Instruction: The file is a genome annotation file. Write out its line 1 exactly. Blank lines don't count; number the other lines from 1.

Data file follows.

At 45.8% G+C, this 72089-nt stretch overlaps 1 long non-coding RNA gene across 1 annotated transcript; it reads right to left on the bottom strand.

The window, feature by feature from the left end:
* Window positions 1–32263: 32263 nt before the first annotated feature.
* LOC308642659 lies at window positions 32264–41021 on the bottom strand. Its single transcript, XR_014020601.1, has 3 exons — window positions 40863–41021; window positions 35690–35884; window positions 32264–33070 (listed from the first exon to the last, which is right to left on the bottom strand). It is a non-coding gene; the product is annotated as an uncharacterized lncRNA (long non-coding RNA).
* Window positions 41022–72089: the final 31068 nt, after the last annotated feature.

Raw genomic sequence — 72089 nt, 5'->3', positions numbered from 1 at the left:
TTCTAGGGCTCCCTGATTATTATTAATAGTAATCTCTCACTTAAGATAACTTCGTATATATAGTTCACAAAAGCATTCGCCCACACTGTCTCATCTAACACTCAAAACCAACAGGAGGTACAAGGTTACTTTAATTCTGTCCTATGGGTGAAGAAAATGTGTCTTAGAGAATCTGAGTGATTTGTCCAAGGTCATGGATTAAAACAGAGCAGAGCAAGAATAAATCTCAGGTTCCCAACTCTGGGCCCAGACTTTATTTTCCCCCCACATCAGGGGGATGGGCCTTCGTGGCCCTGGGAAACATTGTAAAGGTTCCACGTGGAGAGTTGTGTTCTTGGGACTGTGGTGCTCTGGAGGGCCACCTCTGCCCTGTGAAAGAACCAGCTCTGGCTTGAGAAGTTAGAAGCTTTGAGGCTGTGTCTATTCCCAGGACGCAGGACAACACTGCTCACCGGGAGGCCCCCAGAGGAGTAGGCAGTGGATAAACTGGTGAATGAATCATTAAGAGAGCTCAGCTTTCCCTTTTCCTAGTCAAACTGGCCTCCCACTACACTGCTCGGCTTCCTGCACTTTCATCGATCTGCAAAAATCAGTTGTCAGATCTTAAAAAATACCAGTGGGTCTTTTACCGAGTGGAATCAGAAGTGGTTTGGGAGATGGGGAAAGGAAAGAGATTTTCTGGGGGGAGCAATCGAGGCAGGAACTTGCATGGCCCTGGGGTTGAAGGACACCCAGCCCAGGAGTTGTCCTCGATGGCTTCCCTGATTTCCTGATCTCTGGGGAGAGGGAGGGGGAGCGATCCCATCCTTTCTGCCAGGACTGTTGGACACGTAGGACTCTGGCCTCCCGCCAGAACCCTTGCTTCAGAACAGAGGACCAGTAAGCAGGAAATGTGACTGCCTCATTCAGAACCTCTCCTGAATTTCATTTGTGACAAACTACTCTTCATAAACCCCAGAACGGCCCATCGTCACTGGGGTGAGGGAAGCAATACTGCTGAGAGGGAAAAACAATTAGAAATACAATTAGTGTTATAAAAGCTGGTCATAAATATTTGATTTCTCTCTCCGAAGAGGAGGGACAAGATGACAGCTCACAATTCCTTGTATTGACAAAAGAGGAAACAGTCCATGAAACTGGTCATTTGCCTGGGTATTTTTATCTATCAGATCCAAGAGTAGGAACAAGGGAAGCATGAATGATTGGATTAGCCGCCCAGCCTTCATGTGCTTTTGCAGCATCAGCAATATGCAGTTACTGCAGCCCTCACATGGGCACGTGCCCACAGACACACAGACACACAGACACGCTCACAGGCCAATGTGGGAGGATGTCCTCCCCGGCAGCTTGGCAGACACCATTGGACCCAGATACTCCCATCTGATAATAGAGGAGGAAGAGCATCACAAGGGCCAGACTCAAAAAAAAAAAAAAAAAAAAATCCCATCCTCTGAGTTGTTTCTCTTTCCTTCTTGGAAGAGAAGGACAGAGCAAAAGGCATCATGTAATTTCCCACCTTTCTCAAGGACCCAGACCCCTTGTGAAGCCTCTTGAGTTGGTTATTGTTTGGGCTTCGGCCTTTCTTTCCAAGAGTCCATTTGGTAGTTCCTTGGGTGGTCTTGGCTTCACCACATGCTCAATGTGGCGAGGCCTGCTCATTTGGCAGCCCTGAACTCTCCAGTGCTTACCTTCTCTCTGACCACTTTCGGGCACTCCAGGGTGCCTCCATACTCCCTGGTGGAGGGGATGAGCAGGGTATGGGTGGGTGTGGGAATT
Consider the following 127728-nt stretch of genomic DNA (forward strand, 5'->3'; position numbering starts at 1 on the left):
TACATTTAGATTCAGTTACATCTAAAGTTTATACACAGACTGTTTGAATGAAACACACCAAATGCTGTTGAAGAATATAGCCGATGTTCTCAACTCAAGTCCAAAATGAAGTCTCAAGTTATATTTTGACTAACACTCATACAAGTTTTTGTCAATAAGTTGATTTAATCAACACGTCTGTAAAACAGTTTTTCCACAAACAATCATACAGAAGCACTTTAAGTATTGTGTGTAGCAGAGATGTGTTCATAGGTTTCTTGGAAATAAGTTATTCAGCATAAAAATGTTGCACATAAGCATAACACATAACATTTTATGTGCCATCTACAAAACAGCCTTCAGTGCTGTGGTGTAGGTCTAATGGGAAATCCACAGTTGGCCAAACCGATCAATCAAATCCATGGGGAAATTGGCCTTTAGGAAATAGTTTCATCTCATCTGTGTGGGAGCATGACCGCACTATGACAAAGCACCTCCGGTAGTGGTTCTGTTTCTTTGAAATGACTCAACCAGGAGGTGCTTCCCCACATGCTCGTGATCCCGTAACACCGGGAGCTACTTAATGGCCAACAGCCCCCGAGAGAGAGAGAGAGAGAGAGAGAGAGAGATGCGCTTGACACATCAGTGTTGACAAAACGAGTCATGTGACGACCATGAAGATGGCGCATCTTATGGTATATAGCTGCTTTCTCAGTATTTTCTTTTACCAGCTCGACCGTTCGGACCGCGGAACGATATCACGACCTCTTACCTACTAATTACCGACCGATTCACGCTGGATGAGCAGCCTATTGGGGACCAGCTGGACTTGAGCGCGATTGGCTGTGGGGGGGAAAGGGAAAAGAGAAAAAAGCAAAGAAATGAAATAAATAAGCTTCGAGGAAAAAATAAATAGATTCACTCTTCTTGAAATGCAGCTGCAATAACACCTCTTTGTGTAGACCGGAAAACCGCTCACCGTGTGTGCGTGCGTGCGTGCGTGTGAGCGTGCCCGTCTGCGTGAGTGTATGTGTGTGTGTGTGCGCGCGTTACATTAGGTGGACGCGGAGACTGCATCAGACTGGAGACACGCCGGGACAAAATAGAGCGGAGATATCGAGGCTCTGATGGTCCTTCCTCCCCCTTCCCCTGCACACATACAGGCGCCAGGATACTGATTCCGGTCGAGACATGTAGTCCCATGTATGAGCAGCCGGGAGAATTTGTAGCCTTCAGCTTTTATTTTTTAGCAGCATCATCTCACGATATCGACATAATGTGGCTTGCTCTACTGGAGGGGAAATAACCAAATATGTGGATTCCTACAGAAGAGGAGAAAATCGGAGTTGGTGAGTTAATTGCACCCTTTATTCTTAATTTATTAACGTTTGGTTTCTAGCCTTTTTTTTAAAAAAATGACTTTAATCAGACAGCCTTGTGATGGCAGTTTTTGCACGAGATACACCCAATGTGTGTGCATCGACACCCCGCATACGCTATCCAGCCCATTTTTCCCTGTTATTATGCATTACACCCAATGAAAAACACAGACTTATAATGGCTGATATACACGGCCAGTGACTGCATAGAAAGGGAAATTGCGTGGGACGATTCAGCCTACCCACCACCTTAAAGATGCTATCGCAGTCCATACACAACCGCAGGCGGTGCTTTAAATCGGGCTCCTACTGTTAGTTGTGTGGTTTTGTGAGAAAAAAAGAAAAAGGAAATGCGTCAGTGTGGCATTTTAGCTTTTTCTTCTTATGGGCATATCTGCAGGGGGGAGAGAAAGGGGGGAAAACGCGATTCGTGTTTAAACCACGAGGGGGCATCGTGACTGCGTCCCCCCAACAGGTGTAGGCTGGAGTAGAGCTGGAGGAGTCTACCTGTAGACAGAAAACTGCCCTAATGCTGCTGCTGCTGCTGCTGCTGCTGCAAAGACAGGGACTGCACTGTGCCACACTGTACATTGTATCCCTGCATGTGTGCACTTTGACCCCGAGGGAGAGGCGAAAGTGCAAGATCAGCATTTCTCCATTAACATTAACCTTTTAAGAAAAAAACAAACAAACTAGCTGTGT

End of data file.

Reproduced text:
At 45.8% G+C, this 72089-nt stretch overlaps 1 long non-coding RNA gene across 1 annotated transcript; it reads right to left on the bottom strand.